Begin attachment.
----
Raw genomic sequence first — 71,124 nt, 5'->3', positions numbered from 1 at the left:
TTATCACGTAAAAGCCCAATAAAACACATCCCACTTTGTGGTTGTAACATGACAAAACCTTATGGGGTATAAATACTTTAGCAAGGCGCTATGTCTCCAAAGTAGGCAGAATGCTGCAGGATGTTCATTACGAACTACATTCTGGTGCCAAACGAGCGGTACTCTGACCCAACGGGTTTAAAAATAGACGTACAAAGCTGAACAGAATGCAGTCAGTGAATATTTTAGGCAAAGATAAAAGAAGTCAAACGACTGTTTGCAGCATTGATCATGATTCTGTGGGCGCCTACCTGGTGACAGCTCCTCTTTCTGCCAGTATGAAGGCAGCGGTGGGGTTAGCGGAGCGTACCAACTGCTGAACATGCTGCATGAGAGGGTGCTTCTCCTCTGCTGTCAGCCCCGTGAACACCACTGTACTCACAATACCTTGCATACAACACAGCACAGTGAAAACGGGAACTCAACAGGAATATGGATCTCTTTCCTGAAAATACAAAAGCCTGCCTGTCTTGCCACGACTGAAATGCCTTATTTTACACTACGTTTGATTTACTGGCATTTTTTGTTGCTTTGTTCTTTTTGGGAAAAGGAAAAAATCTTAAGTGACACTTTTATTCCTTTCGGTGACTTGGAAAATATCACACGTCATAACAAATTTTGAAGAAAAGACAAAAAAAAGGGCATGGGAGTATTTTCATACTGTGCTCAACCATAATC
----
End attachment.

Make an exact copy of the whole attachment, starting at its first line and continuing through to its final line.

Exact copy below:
Raw genomic sequence first — 71,124 nt, 5'->3', positions numbered from 1 at the left:
TTATCACGTAAAAGCCCAATAAAACACATCCCACTTTGTGGTTGTAACATGACAAAACCTTATGGGGTATAAATACTTTAGCAAGGCGCTATGTCTCCAAAGTAGGCAGAATGCTGCAGGATGTTCATTACGAACTACATTCTGGTGCCAAACGAGCGGTACTCTGACCCAACGGGTTTAAAAATAGACGTACAAAGCTGAACAGAATGCAGTCAGTGAATATTTTAGGCAAAGATAAAAGAAGTCAAACGACTGTTTGCAGCATTGATCATGATTCTGTGGGCGCCTACCTGGTGACAGCTCCTCTTTCTGCCAGTATGAAGGCAGCGGTGGGGTTAGCGGAGCGTACCAACTGCTGAACATGCTGCATGAGAGGGTGCTTCTCCTCTGCTGTCAGCCCCGTGAACACCACTGTACTCACAATACCTTGCATACAACACAGCACAGTGAAAACGGGAACTCAACAGGAATATGGATCTCTTTCCTGAAAATACAAAAGCCTGCCTGTCTTGCCACGACTGAAATGCCTTATTTTACACTACGTTTGATTTACTGGCATTTTTTGTTGCTTTGTTCTTTTTGGGAAAAGGAAAAAATCTTAAGTGACACTTTTATTCCTTTCGGTGACTTGGAAAATATCACACGTCATAACAAATTTTGAAGAAAAGACAAAAAAAAGGGCATGGGAGTATTTTCATACTGTGCTCAACCATAATC